Of course, Mealybug bugs are most attracted to ornamental plants – especially those with excessive amounts of vegetation, i.e., plants fed too much nitrogen, weakened plants with reduced immunity.

And it doesn’t matter if they are in the open or in a protected area (greenhouse, trellis, etc.). But even in a normal garden, this pest is sometimes rampant.


Therefore, if you want to make sure that Mealybug does not enter your plot, check well before you buy seedlings for any painful spots. You will then have to quarantine the plant after you buy it – that is, put it in an out-of-the-way place and keep a close eye on it.

Usually, if the plant is infested, the male pests will move around freely and inspect the branches and leaves carefully.

More effective preventive measures than simple inspection include organizing regular warm showers – watering with a water temperature of about 86°F (30°C) and washing the windows in the greenhouse with water of about 122°F (50°C).

Of course, you must not forget to remove any plant parts that have dried out or have been damaged for some reason. If you find that the plant is only singularly damaged by Mealybug, you can remove it with ordinary tweezers or sweep it into any container with a stiff brush.

Plants with fairly dense epidermis but no waxy coating should be treated as follows: Soak a brush dipped in kerosene in alcohol or plain soapy water for a few seconds and wipe all the green parts of the plant with this brush.

A secondary measure to control Mealybug is to remove any ant mounds from the area. Three methods can be used to destroy ant mounds – watering them with boiling water, which is inhumane; using insecticides, which, by the way, can also damage the environment.

and simply collecting all the ants in a thick polyethylene bag and taking them far from the site, where they can be released into the wild (a more humane method).

Common sticky traps can also be helpful for Mealybug. Consider that the biological response of male Mealybug bats at night is to fly towards the light.

You only need to do one thing: secure the sticky strips near a light source and leave the last sticky strip on all night. Males will stick to these strips, and you only need to renew them periodically.


Folk remedies to prevent and treat mealybug
Folk remedies to prevent and treat mealybug

We have already covered some folk remedies, so let’s take a few more examples. For example, a very effective folk remedy against Mealybug is a laundry soap solution.

To do this, you can use 18-20 grams of antibacterial soap, or half a bar of laundry soap, and dilute it all in a liter of water.

The resulting solution should be allowed to soak for a day, and then diluted twice to treat plants affected by Mealybug, at intervals of 8-9 days.

A mixture of one liter of water and a few tablespoons of olive oil is a very good option to use directly for spraying plants.

Those who use the following method, well-spoken to it: you need to take the solution of soap scraps, grate about 10 grams of soap on a grater and then pour a little water (0.5 liters) heated to room temperature, stir well and add as much water as possible to obtain a liter of solution also room temperature.

All that remains is to add about 20 ml of alcohol or better vodka and mix everything thoroughly.

Before using this preparation, you should cover the soil thoroughly with flannel so that the solution does not enter the soil. The treatment can be done every other day and then the plants are well watered before removing the lint. This treatment can be done once a week to get maximum results.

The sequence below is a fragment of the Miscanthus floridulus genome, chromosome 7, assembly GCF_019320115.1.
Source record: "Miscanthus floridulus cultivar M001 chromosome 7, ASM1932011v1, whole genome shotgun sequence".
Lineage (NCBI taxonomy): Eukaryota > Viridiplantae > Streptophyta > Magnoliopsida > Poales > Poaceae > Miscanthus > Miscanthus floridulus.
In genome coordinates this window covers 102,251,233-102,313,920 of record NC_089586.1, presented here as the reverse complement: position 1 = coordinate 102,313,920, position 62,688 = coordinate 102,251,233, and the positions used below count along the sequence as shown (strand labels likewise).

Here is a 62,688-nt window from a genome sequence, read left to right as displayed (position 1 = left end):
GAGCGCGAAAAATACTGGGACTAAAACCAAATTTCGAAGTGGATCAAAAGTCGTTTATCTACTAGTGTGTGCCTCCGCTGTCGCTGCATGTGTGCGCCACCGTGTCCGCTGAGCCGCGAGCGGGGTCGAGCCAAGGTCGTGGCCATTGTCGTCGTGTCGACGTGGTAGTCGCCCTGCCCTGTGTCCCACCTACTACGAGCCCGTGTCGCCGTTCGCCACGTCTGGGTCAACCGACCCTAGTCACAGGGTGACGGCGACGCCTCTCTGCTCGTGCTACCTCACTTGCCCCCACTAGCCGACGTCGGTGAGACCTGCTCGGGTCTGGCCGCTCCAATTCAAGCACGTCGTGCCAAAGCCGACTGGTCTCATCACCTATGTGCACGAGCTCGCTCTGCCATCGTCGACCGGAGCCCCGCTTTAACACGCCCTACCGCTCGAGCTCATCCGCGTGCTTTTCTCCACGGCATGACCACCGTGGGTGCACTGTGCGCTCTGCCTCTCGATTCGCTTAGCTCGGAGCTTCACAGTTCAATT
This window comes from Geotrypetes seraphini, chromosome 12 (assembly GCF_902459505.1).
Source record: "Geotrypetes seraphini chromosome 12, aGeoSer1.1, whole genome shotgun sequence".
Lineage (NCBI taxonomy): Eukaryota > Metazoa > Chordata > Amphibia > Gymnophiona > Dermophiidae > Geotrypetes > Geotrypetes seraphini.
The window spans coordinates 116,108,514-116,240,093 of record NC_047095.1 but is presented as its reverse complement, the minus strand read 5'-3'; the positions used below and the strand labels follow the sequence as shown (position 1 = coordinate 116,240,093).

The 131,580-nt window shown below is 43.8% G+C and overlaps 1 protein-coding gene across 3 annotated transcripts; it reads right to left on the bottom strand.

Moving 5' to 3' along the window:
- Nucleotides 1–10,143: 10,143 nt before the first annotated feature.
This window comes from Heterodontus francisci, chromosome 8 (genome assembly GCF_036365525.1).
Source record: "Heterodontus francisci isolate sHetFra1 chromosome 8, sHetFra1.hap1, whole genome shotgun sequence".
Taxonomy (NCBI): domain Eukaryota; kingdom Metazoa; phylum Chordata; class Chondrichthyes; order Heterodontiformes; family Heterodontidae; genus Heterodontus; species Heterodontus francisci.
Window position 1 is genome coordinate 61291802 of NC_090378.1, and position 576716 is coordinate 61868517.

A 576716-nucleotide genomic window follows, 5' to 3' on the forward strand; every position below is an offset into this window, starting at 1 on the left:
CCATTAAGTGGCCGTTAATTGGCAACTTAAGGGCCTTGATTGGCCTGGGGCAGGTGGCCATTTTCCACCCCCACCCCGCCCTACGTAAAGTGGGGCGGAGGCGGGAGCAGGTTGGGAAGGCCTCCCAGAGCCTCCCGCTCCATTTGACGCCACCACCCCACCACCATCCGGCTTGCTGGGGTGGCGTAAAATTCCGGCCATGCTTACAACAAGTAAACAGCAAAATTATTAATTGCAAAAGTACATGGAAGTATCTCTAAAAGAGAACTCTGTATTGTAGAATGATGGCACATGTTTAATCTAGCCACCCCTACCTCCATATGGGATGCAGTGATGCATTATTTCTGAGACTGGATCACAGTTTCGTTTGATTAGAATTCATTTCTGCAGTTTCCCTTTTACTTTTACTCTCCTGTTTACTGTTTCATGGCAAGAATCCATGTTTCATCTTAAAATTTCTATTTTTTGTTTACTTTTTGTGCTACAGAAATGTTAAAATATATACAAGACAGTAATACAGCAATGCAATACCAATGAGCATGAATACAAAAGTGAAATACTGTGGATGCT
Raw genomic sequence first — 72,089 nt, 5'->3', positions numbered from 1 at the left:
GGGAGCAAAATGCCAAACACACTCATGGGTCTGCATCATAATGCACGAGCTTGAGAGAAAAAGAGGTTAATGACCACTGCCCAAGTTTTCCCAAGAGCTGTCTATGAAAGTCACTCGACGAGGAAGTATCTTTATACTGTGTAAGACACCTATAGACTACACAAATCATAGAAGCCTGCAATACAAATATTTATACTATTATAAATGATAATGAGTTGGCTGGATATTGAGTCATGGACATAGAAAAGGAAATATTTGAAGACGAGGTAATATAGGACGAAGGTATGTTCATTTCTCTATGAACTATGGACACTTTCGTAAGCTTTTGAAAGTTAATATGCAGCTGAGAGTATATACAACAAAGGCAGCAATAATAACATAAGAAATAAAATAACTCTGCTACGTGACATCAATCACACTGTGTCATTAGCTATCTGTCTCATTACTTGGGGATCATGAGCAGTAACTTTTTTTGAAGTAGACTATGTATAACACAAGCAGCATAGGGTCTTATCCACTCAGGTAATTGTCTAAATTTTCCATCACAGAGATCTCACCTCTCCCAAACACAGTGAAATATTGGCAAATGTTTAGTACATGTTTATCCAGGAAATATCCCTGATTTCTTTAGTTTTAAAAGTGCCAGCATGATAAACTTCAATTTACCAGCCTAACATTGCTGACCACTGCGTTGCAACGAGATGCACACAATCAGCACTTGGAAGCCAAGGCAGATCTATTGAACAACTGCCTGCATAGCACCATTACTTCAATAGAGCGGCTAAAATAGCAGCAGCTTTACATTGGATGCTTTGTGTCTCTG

Another quick and quite good way to treat Mealybug: take six or seven cloves of young spicy garlic, chop or crush them, then pour 0.5 liters of boiling water over the mixture and leave it in a closed container for 3-5 hours. After this time, strain the infusion through gauze, which you can use to treat plants infected with Mealybug.


If mild folk remedies do not help, then you can safely take chemicals, alas, there is no other way. The greatest effect of using chemicals can be observed when the pests are still very young when their bodies are not yet covered with protective wax.

However, things are not so simple: at the same time and on the same plant, you can see Mealybug at a completely different stage. Because of this, if the infestation is particularly severe, use insecticides not once, but three or four times, at intervals of several weeks or even ten days.

Check the plants again before applying chemicals: so, if there are a few colonies, they can be easily removed by simply cutting off the infected shoots with scissors along with the colonies or cleaning their dense fuzz with a toothbrush, but if there are many colonies, they cannot be removed from the area.

Often, one realizes that there is an offspring when a female Mealybug carcass is found and that it is thriving, meaning that the offspring maybe somewhere nearby. Mealybug eggs are most active during the first 25-30 hours; this is the ideal time to apply contact-acting insecticides, but this can rarely be accurately determined.

Growing insects with protective wax coverings are actively feeding during this period, making it difficult to eliminate them. In such cases, the use of systemic acting agents is most appropriate, which can accurately penetrate the individual’s sap-transfer system. For greater effectiveness, we do not recommend using the same preparation every time but preferably changing it annually.

That’s all we wanted to tell you about Mealybug in the garden. If you have your own method of controlling this pest, we would appreciate it if you share it in the comments.

We will be happy to hear your thoughts